Proust Was a Neuroscientist by Jonah Lehrer

No critic rating

Waiting for minimum critic reviews

See 10 Critic Reviews



In this technology-driven age, it’s tempting to believe that science can solve every mystery. After all, science has cured countless diseases and even sent humans into space. But as Jonah Lehrer argues in this sparkling debut, science is not the only path to knowledge. In fact, when it comes to understanding the brain, art got there first.
Taking a group of artists — a painter, a poet, a chef, a composer, and a handful of novelists — Lehrer shows how each one discovered an essential truth about the mind that science is only now rediscovering. We learn, for example, how Proust first revealed the fallibility of memory; how George Eliot discovered the brain’s malleability; how the French chef Escoffier discovered umami (the fifth taste); how Cézanne worked out the subtleties of vision; and how Gertrude Stein exposed the deep structure of language — a full half-century before the work of Noam Chomsky and other linguists. It’s the ultimate tale of art trumping science.
More broadly, Lehrer shows that there’s a cost to reducing everything to atoms and acronyms and genes. Measurement is not the same as understanding, and art knows this better than science does. An ingenious blend of biography, criticism, and first-rate science writing, Proust Was a Neuroscientist urges science and art to listen more closely to each other, for willing minds can combine the best of both, to brilliant effect.

About Jonah Lehrer

See more books from this Author
Jonah Lehrer is a Contributing Editor at Wired and a frequent contributor to The New Yorker. He writes the Head Case column for The Wall Street Journal and regularly appears on WNYC's Radiolab. His writing has also appeared in Nature, The New York Times Magazine, Scientific American and Outside. He's the author of two previous books, Proust Was A Neuroscientist and How We Decide. He graduated from Columbia University and attended Oxford as a Rhodes Scholar.
Published September 1, 2008 by Mariner Books. 257 pages
Genres: Nature & Wildlife, Arts & Photography, Professional & Technical, Science & Math, History, Law & Philosophy. Non-fiction

Unrated Critic Reviews for Proust Was a Neuroscientist

Kirkus Reviews

See more reviews from this publication

So profound were her inklings of human psychology, in fact, that fledgling science writer Lehrer is moved to remark, “the best metaphor for our DNA is literature ...our genome is defined not by the certainty of its meaning, but by...its ability to encourage a multiplicity of interpretations.” In ...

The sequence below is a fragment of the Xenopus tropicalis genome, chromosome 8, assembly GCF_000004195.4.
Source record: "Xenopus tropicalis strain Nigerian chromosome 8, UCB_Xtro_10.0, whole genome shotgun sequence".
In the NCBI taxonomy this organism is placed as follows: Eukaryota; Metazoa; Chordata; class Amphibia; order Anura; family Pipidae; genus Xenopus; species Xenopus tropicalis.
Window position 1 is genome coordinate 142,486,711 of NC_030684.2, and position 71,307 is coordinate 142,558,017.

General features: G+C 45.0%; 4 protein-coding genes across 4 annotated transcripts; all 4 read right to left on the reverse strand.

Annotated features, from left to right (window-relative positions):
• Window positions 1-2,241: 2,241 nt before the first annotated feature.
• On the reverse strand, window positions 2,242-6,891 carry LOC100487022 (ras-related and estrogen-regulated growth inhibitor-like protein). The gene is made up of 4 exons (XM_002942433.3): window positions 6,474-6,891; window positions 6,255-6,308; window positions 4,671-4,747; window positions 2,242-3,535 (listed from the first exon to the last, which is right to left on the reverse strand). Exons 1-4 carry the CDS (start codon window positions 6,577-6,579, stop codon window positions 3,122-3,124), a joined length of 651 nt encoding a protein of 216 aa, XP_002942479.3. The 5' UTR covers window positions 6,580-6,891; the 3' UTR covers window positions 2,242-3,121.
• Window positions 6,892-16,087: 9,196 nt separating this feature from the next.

| Read Full Review of Proust Was a Neuroscientist

The New York Times

See more reviews from this publication

A student of neuroscience and literature finds that artists often anticipate scientific discoveries.

Nov 04 2007 | Read Full Review of Proust Was a Neuroscientist

The Guardian

See more reviews from this publication

(This card-carrying anti-modernist was persuaded – positively charmed – by Lehrer's chapter on Virginia Woolf.) The trouble is, in writing a series of accessible, linked essays, Lehrer deprives himself of the chance to explain why modernism ran so far ahead of contemporary science in its explorat...

Feb 12 2011 | Read Full Review of Proust Was a Neuroscientist

Entertainment Weekly

Jonah Lehrer, a 26-year-old Rhodes scholar, pens a slim, brainy book about the brain, modernist art, and literature.

Oct 26 2007 | Read Full Review of Proust Was a Neuroscientist

The Telegraph

Jonah Lehrer is making a career of investigating human instincts and bridging the gap between what Donald Rumsfeld might call the “known knowns” and the “known unknowns” of the mind.

Mar 01 2011 | Read Full Review of Proust Was a Neuroscientist

The Bookbag

Lehrer in Proust was a Neuroscientist weaves an intriguing argument about the relationship between recent neuroscientific discoveries and the novels of George Eliot, Gertrude Stein and Virginia Woolf.

Apr 23 2011 | Read Full Review of Proust Was a Neuroscientist

San Francisco Chronicle

A scientist by training, Lehrer grasps that literature and the arts are capable of discovering truths invisible to science: "It is ironic but true: the one reality science cannot reduce is the one reality we will ever know."

Nov 30 2007 | Read Full Review of Proust Was a Neuroscientist

Open Letters Monthly

Science thought it had the tongue figured out…[S]cience persisted in its naive and unscientific belief in four, and only four, tastes.” Ikeda’s work managed to gain “a cult following” which eventually produced monosodium glutamate, or MSG, “[d]espite the willful ignorance of science.” Elsewhere,...

| Read Full Review of Proust Was a Neuroscientist

Review (Barnes & Noble)

Two venerable and interconnected philosophical problems permeate Proust Was a Neuroscientist by Jonah Lehrer -- a fascinating, succinct (197-page), if sometimes over-ambitious examination of the ways in which the work of Walt Whitman, Paul C?zanne, Igor Stravinsky, and five other artists anticipa...

Nov 08 2007 | Read Full Review of Proust Was a Neuroscientist

Bookmarks Magazine

Jesse Cohen Minneapolis Star Tribune 4 of 5 Stars "At the age of 25 (!) [Lehrer] has written a dazzling yet always accessible book blending literary criticism and neuroscience.

Jan 31 2008 | Read Full Review of Proust Was a Neuroscientist

Reader Rating for Proust Was a Neuroscientist

An aggregated and normalized score based on 111 user ratings from iDreamBooks & iTunes

Rate this book!

Add Review